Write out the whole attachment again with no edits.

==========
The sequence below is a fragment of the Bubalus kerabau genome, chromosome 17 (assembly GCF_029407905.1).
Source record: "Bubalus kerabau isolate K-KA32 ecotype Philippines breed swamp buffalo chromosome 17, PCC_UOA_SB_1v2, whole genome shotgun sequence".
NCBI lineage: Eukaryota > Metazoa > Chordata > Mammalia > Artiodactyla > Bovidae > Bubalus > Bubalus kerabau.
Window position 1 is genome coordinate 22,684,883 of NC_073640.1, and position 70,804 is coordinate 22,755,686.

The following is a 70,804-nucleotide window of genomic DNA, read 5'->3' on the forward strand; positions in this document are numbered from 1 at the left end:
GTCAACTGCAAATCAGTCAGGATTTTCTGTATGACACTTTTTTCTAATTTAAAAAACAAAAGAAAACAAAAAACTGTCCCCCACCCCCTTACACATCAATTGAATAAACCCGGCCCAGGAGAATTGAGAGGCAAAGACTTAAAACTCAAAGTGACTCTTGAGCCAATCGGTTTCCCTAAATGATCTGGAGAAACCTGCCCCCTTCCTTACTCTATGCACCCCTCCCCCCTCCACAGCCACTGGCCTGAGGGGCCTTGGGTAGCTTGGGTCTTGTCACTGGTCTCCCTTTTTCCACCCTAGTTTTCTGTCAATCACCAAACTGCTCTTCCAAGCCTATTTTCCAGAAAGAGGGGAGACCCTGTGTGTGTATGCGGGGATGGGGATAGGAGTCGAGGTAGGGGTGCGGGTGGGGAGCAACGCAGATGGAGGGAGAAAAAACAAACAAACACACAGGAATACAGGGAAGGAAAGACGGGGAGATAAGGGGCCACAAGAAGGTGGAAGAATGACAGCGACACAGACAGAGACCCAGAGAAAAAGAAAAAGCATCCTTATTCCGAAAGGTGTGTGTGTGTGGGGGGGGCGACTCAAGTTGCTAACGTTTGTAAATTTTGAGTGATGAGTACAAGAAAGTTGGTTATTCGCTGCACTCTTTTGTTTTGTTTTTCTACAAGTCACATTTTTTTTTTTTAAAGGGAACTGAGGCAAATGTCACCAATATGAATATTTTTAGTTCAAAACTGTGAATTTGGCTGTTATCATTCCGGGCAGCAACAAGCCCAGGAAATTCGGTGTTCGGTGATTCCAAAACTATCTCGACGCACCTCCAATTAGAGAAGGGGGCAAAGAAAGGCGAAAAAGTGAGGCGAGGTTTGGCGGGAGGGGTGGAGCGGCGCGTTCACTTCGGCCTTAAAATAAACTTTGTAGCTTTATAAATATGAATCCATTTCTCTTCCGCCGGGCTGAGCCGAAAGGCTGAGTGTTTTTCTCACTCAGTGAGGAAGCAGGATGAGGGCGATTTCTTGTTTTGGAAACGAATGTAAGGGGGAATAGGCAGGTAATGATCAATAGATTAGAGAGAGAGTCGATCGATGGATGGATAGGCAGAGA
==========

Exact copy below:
The sequence below is a fragment of the Bubalus kerabau genome, chromosome 17 (assembly GCF_029407905.1).
Source record: "Bubalus kerabau isolate K-KA32 ecotype Philippines breed swamp buffalo chromosome 17, PCC_UOA_SB_1v2, whole genome shotgun sequence".
NCBI lineage: Eukaryota > Metazoa > Chordata > Mammalia > Artiodactyla > Bovidae > Bubalus > Bubalus kerabau.
Window position 1 is genome coordinate 22,684,883 of NC_073640.1, and position 70,804 is coordinate 22,755,686.

The following is a 70,804-nucleotide window of genomic DNA, read 5'->3' on the forward strand; positions in this document are numbered from 1 at the left end:
GTCAACTGCAAATCAGTCAGGATTTTCTGTATGACACTTTTTTCTAATTTAAAAAACAAAAGAAAACAAAAAACTGTCCCCCACCCCCTTACACATCAATTGAATAAACCCGGCCCAGGAGAATTGAGAGGCAAAGACTTAAAACTCAAAGTGACTCTTGAGCCAATCGGTTTCCCTAAATGATCTGGAGAAACCTGCCCCCTTCCTTACTCTATGCACCCCTCCCCCCTCCACAGCCACTGGCCTGAGGGGCCTTGGGTAGCTTGGGTCTTGTCACTGGTCTCCCTTTTTCCACCCTAGTTTTCTGTCAATCACCAAACTGCTCTTCCAAGCCTATTTTCCAGAAAGAGGGGAGACCCTGTGTGTGTATGCGGGGATGGGGATAGGAGTCGAGGTAGGGGTGCGGGTGGGGAGCAACGCAGATGGAGGGAGAAAAAACAAACAAACACACAGGAATACAGGGAAGGAAAGACGGGGAGATAAGGGGCCACAAGAAGGTGGAAGAATGACAGCGACACAGACAGAGACCCAGAGAAAAAGAAAAAGCATCCTTATTCCGAAAGGTGTGTGTGTGTGGGGGGGGCGACTCAAGTTGCTAACGTTTGTAAATTTTGAGTGATGAGTACAAGAAAGTTGGTTATTCGCTGCACTCTTTTGTTTTGTTTTTCTACAAGTCACATTTTTTTTTTTTAAAGGGAACTGAGGCAAATGTCACCAATATGAATATTTTTAGTTCAAAACTGTGAATTTGGCTGTTATCATTCCGGGCAGCAACAAGCCCAGGAAATTCGGTGTTCGGTGATTCCAAAACTATCTCGACGCACCTCCAATTAGAGAAGGGGGCAAAGAAAGGCGAAAAAGTGAGGCGAGGTTTGGCGGGAGGGGTGGAGCGGCGCGTTCACTTCGGCCTTAAAATAAACTTTGTAGCTTTATAAATATGAATCCATTTCTCTTCCGCCGGGCTGAGCCGAAAGGCTGAGTGTTTTTCTCACTCAGTGAGGAAGCAGGATGAGGGCGATTTCTTGTTTTGGAAACGAATGTAAGGGGGAATAGGCAGGTAATGATCAATAGATTAGAGAGAGAGTCGATCGATGGATGGATAGGCAGAGA